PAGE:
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Self-care, self-help, self-realization, self-confidence – wellness as a concept, practice and industry is steeped in the idea that the physical and mental needs of an individual need to be prioritized for a healthy, balanced existence. Where online community
“At Self Practice we are focused on fostering and striving for Intersectional Well-Being,” says Trend, “I fundamentally believe that they are two in the same.”
Self Practice was born from a conundrum every creative faces at one time or another during their career: how to balance health, happiness and professional accomplishment. With a professional and academic background in fashion design, Trend admits she had once found herself consumed by “the pressure and demand of the design industries” before prioritizing her own well-being. “I realized I needed my creative and physical health to exist in unison for my career to be sustainable and fulfilling,” she shared.
The epiphany led Trend to explore a holistic approach to her own career, one encapsulating the aggregate knowledge and experience of a professional creative in relation to the emotional, intellectual and physical needs of the human being. “It was the first time in my career that I had allowed all of me to exist within the same space… Design has and will always be far more than a practice or profession. It’s a means of connection, not only to others but to ourselves.”
This inward-outward approach became the foundation of Self Practice’s numerous workshops and tools, each intended to help guide individuals toward self-reflection, in turn evolving into “inspired action”.
When we can understand our own behaviors, patterns, preferences and needs – we can use that self awareness to not only meet ourselves with compassion, but also understand where our privilege intersects with the marginalization and underrepresented needs of others.
As a personal practice and industry, Trend recognizes wellness connotes privilege, one where the purchase of things is intended to quell the fears and anxieties of modern life. “I’m more interested in assessing the totality of another’s experience, and consider what well-being means, specifically, to them – understanding that all definitions, views and examples can and should be in contrast to the next person’s.”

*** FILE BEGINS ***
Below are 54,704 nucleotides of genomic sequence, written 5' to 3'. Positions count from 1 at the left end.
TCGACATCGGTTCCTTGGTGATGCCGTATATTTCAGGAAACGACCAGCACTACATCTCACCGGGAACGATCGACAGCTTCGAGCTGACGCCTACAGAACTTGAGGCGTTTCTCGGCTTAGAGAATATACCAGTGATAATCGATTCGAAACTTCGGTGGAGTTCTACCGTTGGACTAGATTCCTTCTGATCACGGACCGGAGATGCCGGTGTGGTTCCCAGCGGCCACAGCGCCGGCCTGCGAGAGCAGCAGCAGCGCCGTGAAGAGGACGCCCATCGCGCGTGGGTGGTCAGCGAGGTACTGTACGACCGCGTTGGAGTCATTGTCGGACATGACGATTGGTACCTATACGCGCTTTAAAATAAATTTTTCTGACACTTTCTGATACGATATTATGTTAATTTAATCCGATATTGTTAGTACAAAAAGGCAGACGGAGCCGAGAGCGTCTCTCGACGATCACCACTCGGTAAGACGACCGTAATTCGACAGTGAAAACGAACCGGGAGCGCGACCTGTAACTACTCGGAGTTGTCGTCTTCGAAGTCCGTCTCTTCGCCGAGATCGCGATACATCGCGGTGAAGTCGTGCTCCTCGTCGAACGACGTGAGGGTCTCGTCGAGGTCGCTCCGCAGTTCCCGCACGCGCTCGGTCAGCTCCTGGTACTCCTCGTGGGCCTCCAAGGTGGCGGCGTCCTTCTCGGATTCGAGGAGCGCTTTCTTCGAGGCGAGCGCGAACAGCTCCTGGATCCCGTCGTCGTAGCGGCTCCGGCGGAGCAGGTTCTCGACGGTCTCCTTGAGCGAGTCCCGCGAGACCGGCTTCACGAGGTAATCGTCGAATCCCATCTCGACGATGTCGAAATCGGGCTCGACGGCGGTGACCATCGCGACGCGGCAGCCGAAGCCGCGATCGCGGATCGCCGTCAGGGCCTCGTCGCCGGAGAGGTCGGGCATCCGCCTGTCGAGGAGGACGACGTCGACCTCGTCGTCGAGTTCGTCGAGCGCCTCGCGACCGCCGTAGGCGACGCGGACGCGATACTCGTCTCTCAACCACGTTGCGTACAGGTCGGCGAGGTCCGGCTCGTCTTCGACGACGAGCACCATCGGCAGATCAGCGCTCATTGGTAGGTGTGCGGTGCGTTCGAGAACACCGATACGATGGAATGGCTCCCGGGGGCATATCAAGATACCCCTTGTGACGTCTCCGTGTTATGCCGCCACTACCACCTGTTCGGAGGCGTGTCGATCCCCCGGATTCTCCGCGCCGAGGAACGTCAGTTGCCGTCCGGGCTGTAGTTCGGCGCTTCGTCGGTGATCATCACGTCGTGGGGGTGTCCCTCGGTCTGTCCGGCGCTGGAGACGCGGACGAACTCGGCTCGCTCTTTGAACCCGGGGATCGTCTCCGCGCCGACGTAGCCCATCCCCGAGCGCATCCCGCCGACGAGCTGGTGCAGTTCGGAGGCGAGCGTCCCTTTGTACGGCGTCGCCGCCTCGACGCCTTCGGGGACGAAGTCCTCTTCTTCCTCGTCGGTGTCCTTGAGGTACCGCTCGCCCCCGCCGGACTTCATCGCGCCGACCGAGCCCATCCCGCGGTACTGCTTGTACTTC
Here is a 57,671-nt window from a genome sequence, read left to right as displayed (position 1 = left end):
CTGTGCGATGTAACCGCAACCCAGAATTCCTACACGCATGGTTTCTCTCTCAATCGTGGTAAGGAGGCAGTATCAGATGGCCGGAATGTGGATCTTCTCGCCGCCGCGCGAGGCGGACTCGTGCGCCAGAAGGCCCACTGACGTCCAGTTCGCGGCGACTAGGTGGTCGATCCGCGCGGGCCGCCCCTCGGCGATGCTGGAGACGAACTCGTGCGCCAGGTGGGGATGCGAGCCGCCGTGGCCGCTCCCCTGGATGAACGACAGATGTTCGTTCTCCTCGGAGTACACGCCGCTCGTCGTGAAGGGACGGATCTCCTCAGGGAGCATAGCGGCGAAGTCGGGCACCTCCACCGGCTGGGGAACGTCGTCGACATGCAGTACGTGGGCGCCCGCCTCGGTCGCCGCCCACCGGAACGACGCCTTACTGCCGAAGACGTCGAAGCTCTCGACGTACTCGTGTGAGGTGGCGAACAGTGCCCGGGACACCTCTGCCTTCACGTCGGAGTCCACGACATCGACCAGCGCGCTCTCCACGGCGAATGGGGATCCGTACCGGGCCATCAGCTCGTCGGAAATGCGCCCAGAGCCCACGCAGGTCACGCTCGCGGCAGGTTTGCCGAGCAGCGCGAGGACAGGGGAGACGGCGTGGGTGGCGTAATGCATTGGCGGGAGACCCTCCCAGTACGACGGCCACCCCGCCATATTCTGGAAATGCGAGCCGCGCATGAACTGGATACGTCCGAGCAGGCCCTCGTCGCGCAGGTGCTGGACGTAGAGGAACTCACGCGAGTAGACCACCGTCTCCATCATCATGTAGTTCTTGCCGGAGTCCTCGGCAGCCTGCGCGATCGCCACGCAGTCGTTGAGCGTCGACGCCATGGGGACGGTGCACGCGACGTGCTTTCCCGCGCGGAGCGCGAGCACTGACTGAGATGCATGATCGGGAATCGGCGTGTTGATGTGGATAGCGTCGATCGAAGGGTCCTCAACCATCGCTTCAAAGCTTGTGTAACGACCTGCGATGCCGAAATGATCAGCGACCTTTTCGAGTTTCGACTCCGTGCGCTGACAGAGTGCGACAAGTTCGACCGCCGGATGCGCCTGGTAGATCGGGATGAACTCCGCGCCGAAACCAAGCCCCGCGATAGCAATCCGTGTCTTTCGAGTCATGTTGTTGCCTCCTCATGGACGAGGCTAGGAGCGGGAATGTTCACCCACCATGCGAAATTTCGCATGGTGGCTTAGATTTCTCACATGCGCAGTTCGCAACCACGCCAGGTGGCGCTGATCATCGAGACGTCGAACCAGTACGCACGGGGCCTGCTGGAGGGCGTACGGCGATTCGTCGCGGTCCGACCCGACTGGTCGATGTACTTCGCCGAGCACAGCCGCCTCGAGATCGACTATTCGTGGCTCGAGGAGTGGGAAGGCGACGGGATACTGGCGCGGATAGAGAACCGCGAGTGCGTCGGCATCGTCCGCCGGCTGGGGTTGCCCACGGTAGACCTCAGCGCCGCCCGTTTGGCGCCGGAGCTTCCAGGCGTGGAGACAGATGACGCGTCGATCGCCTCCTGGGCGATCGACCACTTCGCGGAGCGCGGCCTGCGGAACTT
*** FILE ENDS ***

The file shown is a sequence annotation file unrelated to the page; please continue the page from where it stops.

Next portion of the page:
With a few exceptions of printed material, Trend used her
I know we’re by no means alone in our experience, and to be able to operate digitally and online, in large part the same way we did before the pandemic, has been something I’ve remained aware of and grateful for.
While Self Practice has had to put in-person workshops on hold during the pandemic, Trend perseveres and has pivoted toward directing her online community in a variety of online workshops, including intentional journaling. Participants put pen to paper as an introspective study to help assemble a more realized and nuanced sense of self, while also pragmatically developing the tools to address and conquer common pitfalls, such as creative ruts, with knowledgeable calm and confidence.
The current state of the world has also allowed Trend more time to update and maintain the Self Practice website with greater attention, a responsibility she has always taken upon herself whether it be site design or user experience. Trend credits the Squarespace platform as being accessible, with an easily editable interface that has empowered her to take control of every facet of the site’s content and aesthetics. “[It has] made it possible for me to turn an idea into a tangible reality, overnight.”
Self Practice and Lauren Trend underline there is no singular defined path for the creative to follow verbatim, whether it be for work or wellness. “There’s no one way to be well. And this is a truth that is championed within all that we do.”
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